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Challenging task for Mr Howai
The apparent logic of Prime Minister Kamla Persad-Bissessar’s decision—announced in primetime last week Friday—to change her Minister of Finance from economist Winston Dookeran to banker Larry Howai seems to be that she wanted someone who could kickstart the T&T economy.
The Prime Minister went out of her way to note that Mr Dookeran had stabilised the economy, resolved the Clico issue and settled 36 wage negotiations with public servants or employees of state enterprises. Given the tragedy that has befallen many developed economies across the world since May 2010, an argument can be made that what the economy needs is more caution, more wage restraint and greater vigilance of the potential impact of the volatility in the world economy on T&T.
On the other hand, the countervailing argument is that under the “stabilising” hand of Mr Dookeran, the economy slumped back into recession in 2011 with gross domestic production (GDP) declining in three of the four quarters last year—although the prices of many of T&T’s exports were significantly higher than predicted in the September 2011 budget speech.
The challenge that Mr Howai faces is getting the economy growing again in a way that does not add fuel to the fire of rising inflation—which the Central Bank disclosed yesterday had increased by 12.6 per cent between May 2011 and May 2012. The traditional way in which Ministers of Finance have got the T&T economy to grow is by ramping up the capital expenditure budget.
The logic here is that if the State sponsors construction projects, the money should go from the Treasury to local contractors to the local manufacturing sector and to sub-contractors and labourers, both skilled and unskilled. And at the end of this process, there are roads, reservoirs, hospitals, schools and bridges, all of which contribute to the country’s development and hopefully provide the impetus for the establishment of new industries.
Mr Howai would do well to focus on expanding the capital budget rather than simply doling out money to the population by way of popular but essentially non-productive transfers and subsidies—as he will be encouraged to do even by some of his well-meaning colleagues. But the new Minister of Finance must conceive of his role as being much more than the person who signs the cheques.
One of the failings of Mr Dookeran is that it seems as though he was not able to energise the public servants in his ministry (and the small army of special advisers) to translate policies into projects in a way that was quick, efficient and transparent.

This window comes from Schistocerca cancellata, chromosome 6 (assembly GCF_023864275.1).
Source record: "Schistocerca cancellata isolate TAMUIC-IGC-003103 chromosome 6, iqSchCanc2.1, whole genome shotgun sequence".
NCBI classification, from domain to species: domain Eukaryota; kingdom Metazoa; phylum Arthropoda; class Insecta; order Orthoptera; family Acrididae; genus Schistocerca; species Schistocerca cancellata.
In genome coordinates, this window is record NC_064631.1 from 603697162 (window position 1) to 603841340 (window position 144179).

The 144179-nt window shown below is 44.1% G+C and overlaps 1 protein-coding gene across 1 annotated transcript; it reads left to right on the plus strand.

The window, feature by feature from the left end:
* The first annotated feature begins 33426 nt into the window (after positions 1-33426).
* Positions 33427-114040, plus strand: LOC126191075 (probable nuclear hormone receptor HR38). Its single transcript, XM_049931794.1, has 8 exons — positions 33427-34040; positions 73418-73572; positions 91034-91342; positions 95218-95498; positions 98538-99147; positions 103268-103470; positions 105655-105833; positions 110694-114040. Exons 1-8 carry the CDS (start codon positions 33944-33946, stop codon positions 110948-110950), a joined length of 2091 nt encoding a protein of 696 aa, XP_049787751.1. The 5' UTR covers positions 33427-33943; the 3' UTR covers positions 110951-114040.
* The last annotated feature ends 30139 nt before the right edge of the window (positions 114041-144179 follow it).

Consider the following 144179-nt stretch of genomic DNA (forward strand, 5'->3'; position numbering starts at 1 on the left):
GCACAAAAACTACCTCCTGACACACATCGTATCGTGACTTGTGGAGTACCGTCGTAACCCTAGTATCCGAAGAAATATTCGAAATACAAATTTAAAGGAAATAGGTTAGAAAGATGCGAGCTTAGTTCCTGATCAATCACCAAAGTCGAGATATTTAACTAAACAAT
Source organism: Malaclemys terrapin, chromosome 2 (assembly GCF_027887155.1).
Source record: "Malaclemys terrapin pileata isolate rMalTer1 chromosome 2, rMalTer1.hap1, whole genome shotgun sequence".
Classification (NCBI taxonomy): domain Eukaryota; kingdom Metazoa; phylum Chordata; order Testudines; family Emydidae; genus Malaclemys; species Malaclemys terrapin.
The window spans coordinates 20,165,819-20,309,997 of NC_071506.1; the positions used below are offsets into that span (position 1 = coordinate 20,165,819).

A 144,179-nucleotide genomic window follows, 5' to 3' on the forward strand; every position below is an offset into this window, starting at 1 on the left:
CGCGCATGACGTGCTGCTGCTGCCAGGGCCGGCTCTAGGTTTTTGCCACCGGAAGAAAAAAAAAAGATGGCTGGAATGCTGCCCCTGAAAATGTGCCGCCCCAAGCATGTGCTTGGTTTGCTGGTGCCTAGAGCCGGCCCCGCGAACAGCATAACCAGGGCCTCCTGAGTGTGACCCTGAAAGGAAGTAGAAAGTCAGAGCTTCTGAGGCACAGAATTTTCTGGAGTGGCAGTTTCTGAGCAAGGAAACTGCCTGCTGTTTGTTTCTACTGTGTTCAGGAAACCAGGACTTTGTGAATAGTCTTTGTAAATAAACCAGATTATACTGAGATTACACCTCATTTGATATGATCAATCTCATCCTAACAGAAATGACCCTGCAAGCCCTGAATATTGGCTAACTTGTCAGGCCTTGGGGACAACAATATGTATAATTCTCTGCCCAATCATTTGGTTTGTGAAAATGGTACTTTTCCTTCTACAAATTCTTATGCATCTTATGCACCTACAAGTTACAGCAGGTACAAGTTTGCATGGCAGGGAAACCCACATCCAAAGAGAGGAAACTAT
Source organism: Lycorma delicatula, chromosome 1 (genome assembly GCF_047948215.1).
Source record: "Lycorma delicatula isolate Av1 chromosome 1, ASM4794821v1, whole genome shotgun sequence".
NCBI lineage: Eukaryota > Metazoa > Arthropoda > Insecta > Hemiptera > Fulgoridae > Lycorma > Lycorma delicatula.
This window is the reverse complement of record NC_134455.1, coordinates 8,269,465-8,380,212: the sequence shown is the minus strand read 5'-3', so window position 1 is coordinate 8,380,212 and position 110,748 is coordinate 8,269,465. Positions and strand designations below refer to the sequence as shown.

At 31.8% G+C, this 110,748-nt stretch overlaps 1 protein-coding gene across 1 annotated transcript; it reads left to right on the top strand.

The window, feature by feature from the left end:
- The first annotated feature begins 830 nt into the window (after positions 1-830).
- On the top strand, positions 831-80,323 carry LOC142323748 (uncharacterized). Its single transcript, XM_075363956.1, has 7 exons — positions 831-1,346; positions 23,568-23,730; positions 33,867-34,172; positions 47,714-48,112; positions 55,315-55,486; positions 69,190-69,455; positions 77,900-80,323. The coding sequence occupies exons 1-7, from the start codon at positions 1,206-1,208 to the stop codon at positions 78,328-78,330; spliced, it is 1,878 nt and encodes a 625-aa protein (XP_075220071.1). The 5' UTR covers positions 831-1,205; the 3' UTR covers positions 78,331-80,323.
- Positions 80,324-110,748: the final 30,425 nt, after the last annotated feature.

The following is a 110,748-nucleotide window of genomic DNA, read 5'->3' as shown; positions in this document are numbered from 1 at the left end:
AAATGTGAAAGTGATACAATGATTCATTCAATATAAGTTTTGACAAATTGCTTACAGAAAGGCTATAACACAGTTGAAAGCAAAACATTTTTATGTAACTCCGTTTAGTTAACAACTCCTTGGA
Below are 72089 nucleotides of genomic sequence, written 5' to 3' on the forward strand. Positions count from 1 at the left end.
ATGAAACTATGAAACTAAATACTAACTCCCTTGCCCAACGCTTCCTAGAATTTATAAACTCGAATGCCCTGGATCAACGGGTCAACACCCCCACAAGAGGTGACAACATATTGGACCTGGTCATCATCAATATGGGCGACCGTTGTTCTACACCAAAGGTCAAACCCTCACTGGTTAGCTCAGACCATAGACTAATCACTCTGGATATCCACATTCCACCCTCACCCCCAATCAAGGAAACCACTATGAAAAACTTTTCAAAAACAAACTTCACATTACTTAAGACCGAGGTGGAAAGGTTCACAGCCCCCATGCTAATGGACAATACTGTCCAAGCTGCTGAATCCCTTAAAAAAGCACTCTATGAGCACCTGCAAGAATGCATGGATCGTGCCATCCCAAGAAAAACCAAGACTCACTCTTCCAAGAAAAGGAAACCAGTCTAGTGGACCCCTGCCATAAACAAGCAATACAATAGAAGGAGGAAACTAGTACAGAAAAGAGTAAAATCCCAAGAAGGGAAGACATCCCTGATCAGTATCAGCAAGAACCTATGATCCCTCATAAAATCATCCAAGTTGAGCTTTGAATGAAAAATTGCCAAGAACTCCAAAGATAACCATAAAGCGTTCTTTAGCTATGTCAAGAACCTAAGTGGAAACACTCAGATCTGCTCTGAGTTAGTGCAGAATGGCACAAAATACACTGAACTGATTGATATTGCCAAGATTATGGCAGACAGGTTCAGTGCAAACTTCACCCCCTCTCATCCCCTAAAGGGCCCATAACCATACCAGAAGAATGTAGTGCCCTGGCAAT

Two examples of this are the proposed divestment of 20 per cent of state-owned First Citizens Bank and the proposal by the Government to pay Clico policyholders a significant percentage of their investments in the form of units in an investment trust company named NEL 2.
Mr Howai, therefore, needs to ensure that all of the projects announced in the 2013 budget are given strict timelines and that there are people in the ministry whose full-time job should be to ensure that the projects that have been promised are on track to being delivered—on the dates that they were promised and at the cost.
While implementation of projects is going to be crucial to the success of the new Minister of Finance, he will also need to be astute in signalling that the Government cannot shoulder all of the burden of growth by itself—the local private sector must be given the necessary assurances that it has a role to play...and an important role at that.
For far too long there has been a lopsidedness to the investment in the local economy with the State doing most of the spending and the local private sector paying down their debts and building up their cash reserves. If Mr Howai can give the local private sector the confidence that it is okay to invest their money in T&T and that the Government’s policies will promote an appropriate return on their investment, he may turn out to be a great deal more successful than some of his predecessors.
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